What I loved about this story is how anyone can start from nothing and build a life with meaning, even if you're a horse. Snowman had heart, and along with talent, that what it takes to be the best. It's obvious that Snowman jumped, both to get back to Harry, and then for Harry at every show he was entered in. I've heard that this story is going to be a movie, and what I can't believe is that no one has seen the potential earlier. Surely enough bad movies have been made that movie people can tell the difference by now.
The book was written well, though there was a lot of repetition that got in the way of my enjoyment of the book. The class differences between Harry a Dutch immigrant, and the rich horse folk of the fifties got old. It's apparent from the start and didn't need to be repeated with every show Harry and Snowman entered. Along with this, is the use of the description of Snowman as a plow horse. Snowman didn't look like a plow horse to me, he looked like a warmblood, the combination of a draft horse and a thoroughbred, Arab, or any other 'hot' blooded horse. He was gorgeous and in fact looks a lot like my German Warmblood who has perfect conformation(in my eyes).
This book is well-worth reading, and the movie will hopefully be worth watching. It was a joy to read the story of how the love of a man for his horse, and the horse for his man, gave both everything they'd ever wanted. All you need is love.
This book by Elizabeth Letts is one that has stayed with me. The story of an immigrant who buys a horse on its way to become dog food and how the horse becomes a champion is an inspirational story.
"Harry knew what it felt like to be powerless. Beat up or not, this horse seemed brave." from The Eighty-Dollar Champion
Harry de Leyer grew up on a farm in Holland during WWII, hiding Jews and working in the resistance. He helped to save horses abandoned by the retreating Nazis. After the war he was sponsored to come to America to work on a tobacco farm. Harry was 22 years old. But his passion for training horses was noted. He worked his way up to teaching riding at an elite girl's school.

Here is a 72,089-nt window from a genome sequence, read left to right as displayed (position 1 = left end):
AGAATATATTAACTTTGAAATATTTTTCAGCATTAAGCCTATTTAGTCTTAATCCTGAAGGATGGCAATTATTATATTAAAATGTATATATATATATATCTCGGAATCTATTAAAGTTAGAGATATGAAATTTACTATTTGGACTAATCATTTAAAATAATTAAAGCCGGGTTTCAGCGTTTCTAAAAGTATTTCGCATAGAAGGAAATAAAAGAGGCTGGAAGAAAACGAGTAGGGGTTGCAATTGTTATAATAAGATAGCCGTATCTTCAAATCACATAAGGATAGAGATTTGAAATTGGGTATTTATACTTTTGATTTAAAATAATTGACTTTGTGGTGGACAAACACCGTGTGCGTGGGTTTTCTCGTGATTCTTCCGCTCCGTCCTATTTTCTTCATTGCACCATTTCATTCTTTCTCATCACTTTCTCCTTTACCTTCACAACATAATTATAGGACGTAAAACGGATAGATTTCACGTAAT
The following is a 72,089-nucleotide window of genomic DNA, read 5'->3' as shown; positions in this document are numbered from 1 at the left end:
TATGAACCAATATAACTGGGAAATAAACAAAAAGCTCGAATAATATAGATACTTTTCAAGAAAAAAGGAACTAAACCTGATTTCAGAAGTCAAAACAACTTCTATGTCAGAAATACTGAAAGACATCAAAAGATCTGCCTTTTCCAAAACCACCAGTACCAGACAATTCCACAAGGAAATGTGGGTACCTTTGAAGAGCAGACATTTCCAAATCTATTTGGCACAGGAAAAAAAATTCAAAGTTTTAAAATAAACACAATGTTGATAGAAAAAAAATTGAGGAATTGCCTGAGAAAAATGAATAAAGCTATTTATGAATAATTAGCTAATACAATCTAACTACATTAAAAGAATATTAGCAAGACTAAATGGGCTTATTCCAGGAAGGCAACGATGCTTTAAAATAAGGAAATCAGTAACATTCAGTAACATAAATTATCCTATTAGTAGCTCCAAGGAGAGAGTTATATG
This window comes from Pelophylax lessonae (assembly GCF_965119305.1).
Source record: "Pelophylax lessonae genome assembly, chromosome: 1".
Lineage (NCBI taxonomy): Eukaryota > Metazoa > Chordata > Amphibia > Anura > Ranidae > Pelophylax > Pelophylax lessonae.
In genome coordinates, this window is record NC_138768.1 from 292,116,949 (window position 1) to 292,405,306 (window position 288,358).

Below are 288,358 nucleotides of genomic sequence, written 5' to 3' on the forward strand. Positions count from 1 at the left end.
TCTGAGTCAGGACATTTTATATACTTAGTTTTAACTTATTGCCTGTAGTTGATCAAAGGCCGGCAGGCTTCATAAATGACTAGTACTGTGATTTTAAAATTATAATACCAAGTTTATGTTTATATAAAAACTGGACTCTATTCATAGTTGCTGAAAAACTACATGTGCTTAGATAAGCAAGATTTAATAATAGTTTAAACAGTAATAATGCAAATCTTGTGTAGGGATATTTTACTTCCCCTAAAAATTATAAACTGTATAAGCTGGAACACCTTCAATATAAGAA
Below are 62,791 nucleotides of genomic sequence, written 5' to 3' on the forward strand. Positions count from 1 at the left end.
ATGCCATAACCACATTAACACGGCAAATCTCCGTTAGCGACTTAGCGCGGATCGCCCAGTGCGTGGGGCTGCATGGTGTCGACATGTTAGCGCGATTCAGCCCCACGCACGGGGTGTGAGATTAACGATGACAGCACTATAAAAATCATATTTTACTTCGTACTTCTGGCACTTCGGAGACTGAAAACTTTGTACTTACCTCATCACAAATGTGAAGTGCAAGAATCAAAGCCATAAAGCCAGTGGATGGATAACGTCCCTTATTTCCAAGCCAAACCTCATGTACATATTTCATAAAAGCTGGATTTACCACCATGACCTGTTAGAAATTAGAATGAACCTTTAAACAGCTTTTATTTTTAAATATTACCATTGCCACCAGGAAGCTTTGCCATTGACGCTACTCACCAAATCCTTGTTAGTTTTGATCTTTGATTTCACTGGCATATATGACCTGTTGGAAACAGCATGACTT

Harry needed an easy riding horse. He was late to the auction and the only horses left were on the trailer going to the slaughter horse to become dog food. He noted a horse who seemed to have something special. The horse looked him in the eye and nuzzled his hand. He bought the horse for $80. When he got home it was snowing and one of Harry's children thought it made the horse look like a snow man. And he got his name.
Harry ended up selling Snowman but the horse kept jumping fences and returning to Harry. So Harry bought him back and began to work with Snowman. The horse had a love of jumping.
"There was more to horses than columns of numbers, the profits and losses in his farm ledger. There is one thing no horseman can ever put a price on, and that is heart."from The Eighty-Dollar Champion
Snowman was not pretty. He did not have a pedigree. Harry was not a college-educated, East Coast elite like the competition. What Harry and Snowman had was chemistry, heart, and the desire to be winners.
Their achievements brought international fame.
Who can resist a tale of the underdog stealing the win?
I can't. And that is why I remember this story and this book